Publishing partnerships: Joining forces to conquer the industry

Publishing partnerships are becoming increasingly popular due to the need for diversification in an industry that requires a broader range of skills and knowledge in order to get ahead. The merging of two companies can allow for more skills across more sectors for each party in the game of publishing.

At the Society of Young Publisher’s AGM we heard from industry experts who have pursued this business strategy through their own ventures.

Combining skillsets

Tom Willams, Head of Marketing at Touchpress, revealed that your whole business plan can be underpinned by a partnership. He explains how Touchpress came about because they saw another company – Apple – with a need that needed to be fulfilled. They saw that Apple were no longer creating their own apps, but looking to other companies to provide the apps for them; they no longer needed to create these apps themselves as they held the strongest platform for these apps in the market. This meant that app designers and producers would approach them, and this presented Touchpress with a business opportunity. They were able to partner with Apple in providing them with good quality apps, that Apple could host on their highly desirable and discoverable platform. Here we have an example of two companies partnering up and using each other’s skillsets to each others benefit in creating competitive advantage that can’t be challenged by an independent corporation.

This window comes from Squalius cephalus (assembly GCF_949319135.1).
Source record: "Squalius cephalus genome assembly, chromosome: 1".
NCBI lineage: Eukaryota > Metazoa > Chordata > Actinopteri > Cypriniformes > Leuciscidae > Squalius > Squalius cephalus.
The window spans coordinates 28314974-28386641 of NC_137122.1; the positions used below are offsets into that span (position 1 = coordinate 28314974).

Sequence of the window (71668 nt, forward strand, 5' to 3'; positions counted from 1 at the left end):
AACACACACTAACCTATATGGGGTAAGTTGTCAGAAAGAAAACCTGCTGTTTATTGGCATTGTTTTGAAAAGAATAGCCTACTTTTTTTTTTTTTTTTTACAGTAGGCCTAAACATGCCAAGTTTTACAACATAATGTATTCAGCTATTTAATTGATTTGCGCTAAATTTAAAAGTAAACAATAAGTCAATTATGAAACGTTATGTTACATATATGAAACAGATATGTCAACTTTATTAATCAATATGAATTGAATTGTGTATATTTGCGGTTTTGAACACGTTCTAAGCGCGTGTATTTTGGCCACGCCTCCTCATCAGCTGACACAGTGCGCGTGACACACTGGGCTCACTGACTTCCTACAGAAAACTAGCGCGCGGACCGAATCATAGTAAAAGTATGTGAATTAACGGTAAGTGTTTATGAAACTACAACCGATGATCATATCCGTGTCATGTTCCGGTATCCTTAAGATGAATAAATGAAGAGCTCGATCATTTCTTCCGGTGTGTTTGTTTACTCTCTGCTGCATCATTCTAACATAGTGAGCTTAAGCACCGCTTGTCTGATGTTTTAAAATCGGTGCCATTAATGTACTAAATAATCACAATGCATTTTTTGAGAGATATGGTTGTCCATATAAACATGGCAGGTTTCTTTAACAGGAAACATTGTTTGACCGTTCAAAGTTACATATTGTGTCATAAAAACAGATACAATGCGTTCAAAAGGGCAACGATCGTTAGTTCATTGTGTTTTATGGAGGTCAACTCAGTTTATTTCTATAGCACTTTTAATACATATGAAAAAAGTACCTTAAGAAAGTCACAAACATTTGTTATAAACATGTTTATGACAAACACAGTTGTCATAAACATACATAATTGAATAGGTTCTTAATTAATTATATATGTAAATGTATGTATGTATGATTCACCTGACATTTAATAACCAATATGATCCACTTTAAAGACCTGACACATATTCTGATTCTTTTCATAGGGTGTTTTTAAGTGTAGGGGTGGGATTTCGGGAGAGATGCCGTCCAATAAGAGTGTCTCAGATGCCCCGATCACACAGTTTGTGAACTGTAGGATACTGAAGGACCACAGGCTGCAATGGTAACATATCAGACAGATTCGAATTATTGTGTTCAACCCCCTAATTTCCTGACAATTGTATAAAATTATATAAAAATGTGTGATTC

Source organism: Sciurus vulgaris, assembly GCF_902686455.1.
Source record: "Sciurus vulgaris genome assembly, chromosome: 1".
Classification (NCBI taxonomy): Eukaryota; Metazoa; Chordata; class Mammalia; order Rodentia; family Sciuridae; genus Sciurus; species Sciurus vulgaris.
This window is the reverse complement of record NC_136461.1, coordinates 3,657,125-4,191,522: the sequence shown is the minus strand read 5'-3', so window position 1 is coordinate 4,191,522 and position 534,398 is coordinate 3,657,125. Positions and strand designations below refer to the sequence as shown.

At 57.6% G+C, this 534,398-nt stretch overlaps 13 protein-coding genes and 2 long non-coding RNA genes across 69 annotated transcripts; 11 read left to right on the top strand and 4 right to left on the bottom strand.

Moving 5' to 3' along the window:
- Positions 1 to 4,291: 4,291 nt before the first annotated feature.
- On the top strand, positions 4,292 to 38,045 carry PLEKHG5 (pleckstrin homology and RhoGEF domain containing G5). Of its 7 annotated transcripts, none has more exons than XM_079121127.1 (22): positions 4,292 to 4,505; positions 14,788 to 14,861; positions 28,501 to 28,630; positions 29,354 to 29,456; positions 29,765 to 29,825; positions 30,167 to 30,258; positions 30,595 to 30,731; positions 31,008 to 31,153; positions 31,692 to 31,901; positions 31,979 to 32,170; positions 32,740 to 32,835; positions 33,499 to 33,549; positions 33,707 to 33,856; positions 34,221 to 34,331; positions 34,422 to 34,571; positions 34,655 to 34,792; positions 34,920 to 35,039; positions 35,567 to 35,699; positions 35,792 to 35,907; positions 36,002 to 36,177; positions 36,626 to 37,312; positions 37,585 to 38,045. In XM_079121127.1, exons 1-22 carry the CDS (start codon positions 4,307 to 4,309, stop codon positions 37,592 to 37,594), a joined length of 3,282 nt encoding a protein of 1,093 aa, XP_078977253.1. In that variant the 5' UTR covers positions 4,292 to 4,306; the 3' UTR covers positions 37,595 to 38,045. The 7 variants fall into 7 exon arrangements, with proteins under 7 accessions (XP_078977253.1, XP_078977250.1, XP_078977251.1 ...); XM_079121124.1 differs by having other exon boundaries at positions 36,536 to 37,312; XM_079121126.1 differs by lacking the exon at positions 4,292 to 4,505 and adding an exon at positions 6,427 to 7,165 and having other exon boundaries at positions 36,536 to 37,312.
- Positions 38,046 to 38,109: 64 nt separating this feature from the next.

Alternative business models

A completely opposite approach from the Touchpress partnership model, was described by Xander Cansell, Head of Digital at Unbound, who demonstrated how content came to him. This was achieved with their crowdfunding business model which relies solely on the donations of individuals in order to publish, but these can accumulate to larger amounts of capital that means all publishing costs are covered. The partnership within the Unbound model exists between the author and the publisher, with the reader determining the outcome: the author presents a pitch, the readers pledge against what they want to see put into print and the funds dictate what gets published. Though this may seem a pretty new age way of publishing, Xander describes that this format has been around since the 19th century!

Top tips from the panel of industry experts for venturing into a publishing partnership included:

  • Work out how the partnership can be mutually beneficial before agreeing to work with another company.
  • Consider the weaknesses in your company to find a partner that will fill in the cracks with their capabilities.
  • Contemplate the potential partners motive for joining forces – don’t be led into a takeover!
  • Don’t be put off by pairing a small company with a larger corporation. A large company may be able to deliver in terms of a brand and audience, but a small organisation is less tethered by the commercial side and more able to innovate with new ideas, allowing both companies to form one venture.

This is a guest post by Abigail Hyland. Abigail is an Editorial Assistant at SAGE Publications and music reviewer for the Brighton based magazine, ‘The Latest‘.